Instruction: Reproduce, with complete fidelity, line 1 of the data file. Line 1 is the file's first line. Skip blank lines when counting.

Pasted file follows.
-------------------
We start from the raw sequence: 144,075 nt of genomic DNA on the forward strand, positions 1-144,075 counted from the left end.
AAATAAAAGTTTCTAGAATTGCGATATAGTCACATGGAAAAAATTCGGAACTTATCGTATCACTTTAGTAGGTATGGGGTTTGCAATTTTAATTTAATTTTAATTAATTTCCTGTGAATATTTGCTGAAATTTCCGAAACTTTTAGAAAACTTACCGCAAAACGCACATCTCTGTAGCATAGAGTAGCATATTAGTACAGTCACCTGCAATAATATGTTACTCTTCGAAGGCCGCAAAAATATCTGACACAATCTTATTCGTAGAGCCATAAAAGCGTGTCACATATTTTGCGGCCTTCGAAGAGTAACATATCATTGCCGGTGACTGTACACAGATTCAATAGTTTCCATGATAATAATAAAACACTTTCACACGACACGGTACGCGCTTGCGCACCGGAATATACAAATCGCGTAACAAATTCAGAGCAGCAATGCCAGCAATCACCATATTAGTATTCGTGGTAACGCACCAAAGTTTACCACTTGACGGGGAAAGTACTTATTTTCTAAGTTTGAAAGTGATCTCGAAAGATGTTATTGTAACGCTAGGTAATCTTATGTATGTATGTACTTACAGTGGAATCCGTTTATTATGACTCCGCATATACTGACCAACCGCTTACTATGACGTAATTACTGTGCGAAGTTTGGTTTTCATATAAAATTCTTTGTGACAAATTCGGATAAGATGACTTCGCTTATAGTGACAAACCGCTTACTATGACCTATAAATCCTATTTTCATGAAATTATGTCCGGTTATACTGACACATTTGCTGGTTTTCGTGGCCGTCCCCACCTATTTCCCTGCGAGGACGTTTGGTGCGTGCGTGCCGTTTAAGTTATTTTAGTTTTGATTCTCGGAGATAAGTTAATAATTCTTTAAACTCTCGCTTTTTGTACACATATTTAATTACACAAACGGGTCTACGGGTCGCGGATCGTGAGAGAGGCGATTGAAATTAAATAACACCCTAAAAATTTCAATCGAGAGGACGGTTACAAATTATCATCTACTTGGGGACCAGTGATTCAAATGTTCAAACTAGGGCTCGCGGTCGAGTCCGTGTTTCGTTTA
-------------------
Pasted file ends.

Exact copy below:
We start from the raw sequence: 144,075 nt of genomic DNA on the forward strand, positions 1-144,075 counted from the left end.